Food revolution–is it our battle?

Jamie Oliver’s Food Revolution on ABC was an interesting reality tv show.  The reality was not confined within the walls of one family or one couple. It was a reality show about how one town’s consumption of processed food and poor eating habits was impacting the health of  many of the town’s residents.  The shows primary focus was on school food, but showed families and individual’s eating habits too.  The reality of it is that the problem is not with one small town, but it is an epidemic all over America. It is our battle. 

If you have watched the series, you may have realized that Jamie does really care about people and is incredibly moved by what children eat.  His meme is that this generation of children is the first to have a lower life expectancy than their parents.   This should be very disturbing to all Americans.  This celebrity stranger cares more about these people and their children, than they care for themselves. 

I share in Jamie’s passion for food and family.  I missed the episode on last Friday, but watched it this morning at   I actually started crying while watching.  This man, a chef and complete stranger to most of the individuals on the show, cares more about some of these children than their parents care for them.  Instead of allowing the children to eat his wholesomely planned lunches, parents were sending their young children to school with potato chips, pop, pop tarts and candy for lunch.  Other children stated they had pizza for breakfast, chicken nuggets for lunch, and chicken nuggest and fries for dinner.  The obesity was evident and related to lifestyle and eating habits.  UGH!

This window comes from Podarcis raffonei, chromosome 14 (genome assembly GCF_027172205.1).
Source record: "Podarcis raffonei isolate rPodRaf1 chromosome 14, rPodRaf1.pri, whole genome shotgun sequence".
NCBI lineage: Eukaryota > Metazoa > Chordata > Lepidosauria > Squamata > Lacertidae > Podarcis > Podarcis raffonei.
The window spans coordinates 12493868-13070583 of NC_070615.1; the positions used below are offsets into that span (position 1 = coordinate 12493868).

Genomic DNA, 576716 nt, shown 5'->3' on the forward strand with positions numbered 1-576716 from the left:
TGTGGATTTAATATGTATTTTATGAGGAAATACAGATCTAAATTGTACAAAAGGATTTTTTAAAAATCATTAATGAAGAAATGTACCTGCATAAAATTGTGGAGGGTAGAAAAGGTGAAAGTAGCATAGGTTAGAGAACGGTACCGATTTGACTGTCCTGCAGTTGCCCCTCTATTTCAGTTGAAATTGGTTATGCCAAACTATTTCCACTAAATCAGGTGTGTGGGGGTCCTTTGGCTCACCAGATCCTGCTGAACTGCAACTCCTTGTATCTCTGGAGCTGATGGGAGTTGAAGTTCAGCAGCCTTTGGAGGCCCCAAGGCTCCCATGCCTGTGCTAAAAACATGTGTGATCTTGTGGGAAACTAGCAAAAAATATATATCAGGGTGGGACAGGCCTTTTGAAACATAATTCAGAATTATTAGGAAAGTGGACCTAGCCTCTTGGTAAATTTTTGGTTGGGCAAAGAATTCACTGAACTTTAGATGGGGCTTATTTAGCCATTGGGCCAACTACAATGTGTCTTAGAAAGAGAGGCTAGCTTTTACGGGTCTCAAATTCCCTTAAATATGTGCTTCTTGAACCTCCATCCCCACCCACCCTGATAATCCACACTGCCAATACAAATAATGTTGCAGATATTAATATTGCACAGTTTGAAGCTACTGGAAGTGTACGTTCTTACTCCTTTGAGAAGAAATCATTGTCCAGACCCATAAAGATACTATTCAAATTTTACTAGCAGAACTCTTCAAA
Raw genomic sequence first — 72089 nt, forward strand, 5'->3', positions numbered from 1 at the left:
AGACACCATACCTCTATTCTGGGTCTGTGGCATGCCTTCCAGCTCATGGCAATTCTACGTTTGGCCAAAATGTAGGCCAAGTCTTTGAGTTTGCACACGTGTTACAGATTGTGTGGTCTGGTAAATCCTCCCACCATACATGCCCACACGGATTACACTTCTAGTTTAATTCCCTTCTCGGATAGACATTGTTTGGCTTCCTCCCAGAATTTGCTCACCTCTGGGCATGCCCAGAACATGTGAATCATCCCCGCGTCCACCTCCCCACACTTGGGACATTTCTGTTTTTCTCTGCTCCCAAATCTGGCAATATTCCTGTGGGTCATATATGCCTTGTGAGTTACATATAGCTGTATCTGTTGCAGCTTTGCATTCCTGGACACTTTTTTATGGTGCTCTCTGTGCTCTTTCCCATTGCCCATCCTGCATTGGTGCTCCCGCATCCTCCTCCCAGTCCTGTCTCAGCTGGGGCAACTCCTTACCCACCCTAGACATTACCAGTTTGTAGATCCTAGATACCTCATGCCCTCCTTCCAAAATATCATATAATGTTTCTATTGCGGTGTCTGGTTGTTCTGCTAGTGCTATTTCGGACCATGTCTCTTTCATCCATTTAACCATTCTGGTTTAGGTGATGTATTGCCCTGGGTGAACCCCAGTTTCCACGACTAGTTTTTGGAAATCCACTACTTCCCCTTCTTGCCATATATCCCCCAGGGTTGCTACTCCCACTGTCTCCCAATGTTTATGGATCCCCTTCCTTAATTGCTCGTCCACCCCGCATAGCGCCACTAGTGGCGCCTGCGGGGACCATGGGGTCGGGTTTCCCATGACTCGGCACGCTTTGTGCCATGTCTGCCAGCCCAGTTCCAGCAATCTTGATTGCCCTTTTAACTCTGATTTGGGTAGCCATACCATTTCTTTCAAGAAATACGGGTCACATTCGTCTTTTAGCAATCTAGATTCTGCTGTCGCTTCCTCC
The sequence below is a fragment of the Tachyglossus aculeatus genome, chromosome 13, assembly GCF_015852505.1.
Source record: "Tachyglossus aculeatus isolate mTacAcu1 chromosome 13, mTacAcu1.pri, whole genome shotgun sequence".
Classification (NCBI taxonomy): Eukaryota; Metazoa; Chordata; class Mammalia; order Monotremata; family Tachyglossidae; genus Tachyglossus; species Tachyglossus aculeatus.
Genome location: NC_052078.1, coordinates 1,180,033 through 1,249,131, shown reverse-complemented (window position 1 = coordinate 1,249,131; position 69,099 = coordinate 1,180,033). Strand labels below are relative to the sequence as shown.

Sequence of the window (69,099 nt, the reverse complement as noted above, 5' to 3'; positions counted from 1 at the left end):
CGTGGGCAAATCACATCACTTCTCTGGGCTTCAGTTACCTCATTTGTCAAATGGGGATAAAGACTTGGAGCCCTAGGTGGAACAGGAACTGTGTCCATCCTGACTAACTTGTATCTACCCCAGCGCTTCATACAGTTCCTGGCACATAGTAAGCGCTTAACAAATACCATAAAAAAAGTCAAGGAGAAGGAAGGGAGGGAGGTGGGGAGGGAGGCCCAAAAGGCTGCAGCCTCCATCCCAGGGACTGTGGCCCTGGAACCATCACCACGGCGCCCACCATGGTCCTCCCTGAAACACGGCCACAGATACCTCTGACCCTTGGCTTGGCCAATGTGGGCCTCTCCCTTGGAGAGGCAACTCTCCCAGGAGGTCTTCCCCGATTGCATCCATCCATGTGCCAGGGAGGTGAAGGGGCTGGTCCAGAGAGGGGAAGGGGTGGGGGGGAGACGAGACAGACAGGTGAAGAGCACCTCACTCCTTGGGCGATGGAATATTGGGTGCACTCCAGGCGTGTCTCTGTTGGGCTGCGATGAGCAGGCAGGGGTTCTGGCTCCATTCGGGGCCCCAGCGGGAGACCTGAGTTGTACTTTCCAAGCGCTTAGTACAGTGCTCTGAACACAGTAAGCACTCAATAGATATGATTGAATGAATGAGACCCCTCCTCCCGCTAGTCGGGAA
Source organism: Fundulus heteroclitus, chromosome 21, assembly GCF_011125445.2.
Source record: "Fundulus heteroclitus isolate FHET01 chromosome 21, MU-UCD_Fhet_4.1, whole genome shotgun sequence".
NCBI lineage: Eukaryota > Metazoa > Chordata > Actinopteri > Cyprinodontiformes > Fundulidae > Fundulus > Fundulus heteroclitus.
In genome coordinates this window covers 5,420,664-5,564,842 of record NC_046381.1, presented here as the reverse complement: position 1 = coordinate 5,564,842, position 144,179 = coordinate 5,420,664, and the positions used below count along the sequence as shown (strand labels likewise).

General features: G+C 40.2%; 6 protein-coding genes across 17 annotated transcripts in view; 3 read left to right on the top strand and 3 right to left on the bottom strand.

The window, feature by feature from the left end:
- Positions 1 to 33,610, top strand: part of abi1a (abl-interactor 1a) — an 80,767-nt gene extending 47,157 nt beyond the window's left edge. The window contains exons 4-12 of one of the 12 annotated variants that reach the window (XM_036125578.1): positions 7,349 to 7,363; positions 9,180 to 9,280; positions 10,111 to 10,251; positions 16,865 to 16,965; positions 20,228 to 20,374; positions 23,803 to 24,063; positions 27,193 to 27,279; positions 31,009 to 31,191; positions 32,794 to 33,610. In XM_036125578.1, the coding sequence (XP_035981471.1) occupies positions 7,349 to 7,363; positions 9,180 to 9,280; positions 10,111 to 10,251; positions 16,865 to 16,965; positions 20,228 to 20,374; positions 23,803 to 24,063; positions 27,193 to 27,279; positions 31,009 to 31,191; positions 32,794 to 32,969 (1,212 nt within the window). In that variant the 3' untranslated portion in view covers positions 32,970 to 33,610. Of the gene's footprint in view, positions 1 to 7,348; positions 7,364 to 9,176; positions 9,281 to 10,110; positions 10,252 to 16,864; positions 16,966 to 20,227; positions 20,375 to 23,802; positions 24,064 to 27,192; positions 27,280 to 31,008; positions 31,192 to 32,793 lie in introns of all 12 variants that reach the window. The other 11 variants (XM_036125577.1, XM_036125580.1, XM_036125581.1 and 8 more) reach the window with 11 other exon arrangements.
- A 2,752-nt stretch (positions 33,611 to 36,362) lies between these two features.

The parents just don’t get it–you are what you eat.  Your children are obese, because you allow them to eat poorly too.  In this immediate gratification world, parents would rather throw convenience food at the kids, because that is what they like and that is what is cheap and came out of the freezer.  Parents spend more time searching for that flat screen tv, the new pair of shoes for mommy, which vacation to take, which accent pillows to buy, or which manicure to get than they do thinking about their family’s food choices. Can’t they see they are making decisions detrimental to their children’s well-being.   Pediatricians equate continued poor food choices and obesity to child abuse.  What do you think?

The food choices should not be a battle  — just a way of life.


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